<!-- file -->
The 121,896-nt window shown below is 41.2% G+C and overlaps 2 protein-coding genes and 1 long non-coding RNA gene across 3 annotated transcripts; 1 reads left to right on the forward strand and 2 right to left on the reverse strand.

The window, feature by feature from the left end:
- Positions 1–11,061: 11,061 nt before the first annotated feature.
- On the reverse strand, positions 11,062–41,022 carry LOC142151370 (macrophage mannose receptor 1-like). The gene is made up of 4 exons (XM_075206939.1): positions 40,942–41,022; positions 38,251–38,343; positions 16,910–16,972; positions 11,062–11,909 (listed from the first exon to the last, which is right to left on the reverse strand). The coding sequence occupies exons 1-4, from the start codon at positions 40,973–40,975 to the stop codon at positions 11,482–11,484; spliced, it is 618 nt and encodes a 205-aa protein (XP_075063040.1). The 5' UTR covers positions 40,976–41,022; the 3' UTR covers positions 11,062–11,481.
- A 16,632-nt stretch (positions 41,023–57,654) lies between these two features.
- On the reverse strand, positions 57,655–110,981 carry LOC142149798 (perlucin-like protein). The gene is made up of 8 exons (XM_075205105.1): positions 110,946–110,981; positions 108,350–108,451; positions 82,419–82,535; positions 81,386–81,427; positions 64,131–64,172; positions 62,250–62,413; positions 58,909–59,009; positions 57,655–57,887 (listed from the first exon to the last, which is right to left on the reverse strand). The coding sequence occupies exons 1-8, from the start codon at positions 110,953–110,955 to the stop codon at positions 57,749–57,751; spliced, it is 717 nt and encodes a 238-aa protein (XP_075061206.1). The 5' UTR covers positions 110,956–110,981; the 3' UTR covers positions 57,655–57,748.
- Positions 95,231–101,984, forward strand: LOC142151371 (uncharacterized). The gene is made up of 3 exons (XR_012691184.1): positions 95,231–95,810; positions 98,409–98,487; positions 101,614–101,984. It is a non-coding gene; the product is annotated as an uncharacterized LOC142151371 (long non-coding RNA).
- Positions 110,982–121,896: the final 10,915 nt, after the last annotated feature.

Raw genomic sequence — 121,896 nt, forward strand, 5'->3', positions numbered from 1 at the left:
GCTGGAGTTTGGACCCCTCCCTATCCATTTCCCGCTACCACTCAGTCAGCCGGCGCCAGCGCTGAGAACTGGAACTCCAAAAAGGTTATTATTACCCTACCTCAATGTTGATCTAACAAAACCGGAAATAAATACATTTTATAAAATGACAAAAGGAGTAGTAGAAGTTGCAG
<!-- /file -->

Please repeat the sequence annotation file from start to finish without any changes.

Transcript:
The 121,896-nt window shown below is 41.2% G+C and overlaps 2 protein-coding genes and 1 long non-coding RNA gene across 3 annotated transcripts; 1 reads left to right on the forward strand and 2 right to left on the reverse strand.

The window, feature by feature from the left end:
- Positions 1–11,061: 11,061 nt before the first annotated feature.
- On the reverse strand, positions 11,062–41,022 carry LOC142151370 (macrophage mannose receptor 1-like). The gene is made up of 4 exons (XM_075206939.1): positions 40,942–41,022; positions 38,251–38,343; positions 16,910–16,972; positions 11,062–11,909 (listed from the first exon to the last, which is right to left on the reverse strand). The coding sequence occupies exons 1-4, from the start codon at positions 40,973–40,975 to the stop codon at positions 11,482–11,484; spliced, it is 618 nt and encodes a 205-aa protein (XP_075063040.1). The 5' UTR covers positions 40,976–41,022; the 3' UTR covers positions 11,062–11,481.
- A 16,632-nt stretch (positions 41,023–57,654) lies between these two features.
- On the reverse strand, positions 57,655–110,981 carry LOC142149798 (perlucin-like protein). The gene is made up of 8 exons (XM_075205105.1): positions 110,946–110,981; positions 108,350–108,451; positions 82,419–82,535; positions 81,386–81,427; positions 64,131–64,172; positions 62,250–62,413; positions 58,909–59,009; positions 57,655–57,887 (listed from the first exon to the last, which is right to left on the reverse strand). The coding sequence occupies exons 1-8, from the start codon at positions 110,953–110,955 to the stop codon at positions 57,749–57,751; spliced, it is 717 nt and encodes a 238-aa protein (XP_075061206.1). The 5' UTR covers positions 110,956–110,981; the 3' UTR covers positions 57,655–57,748.
- Positions 95,231–101,984, forward strand: LOC142151371 (uncharacterized). The gene is made up of 3 exons (XR_012691184.1): positions 95,231–95,810; positions 98,409–98,487; positions 101,614–101,984. It is a non-coding gene; the product is annotated as an uncharacterized LOC142151371 (long non-coding RNA).
- Positions 110,982–121,896: the final 10,915 nt, after the last annotated feature.

Raw genomic sequence — 121,896 nt, forward strand, 5'->3', positions numbered from 1 at the left:
GCTGGAGTTTGGACCCCTCCCTATCCATTTCCCGCTACCACTCAGTCAGCCGGCGCCAGCGCTGAGAACTGGAACTCCAAAAAGGTTATTATTACCCTACCTCAATGTTGATCTAACAAAACCGGAAATAAATACATTTTATAAAATGACAAAAGGAGTAGTAGAAGTTGCAG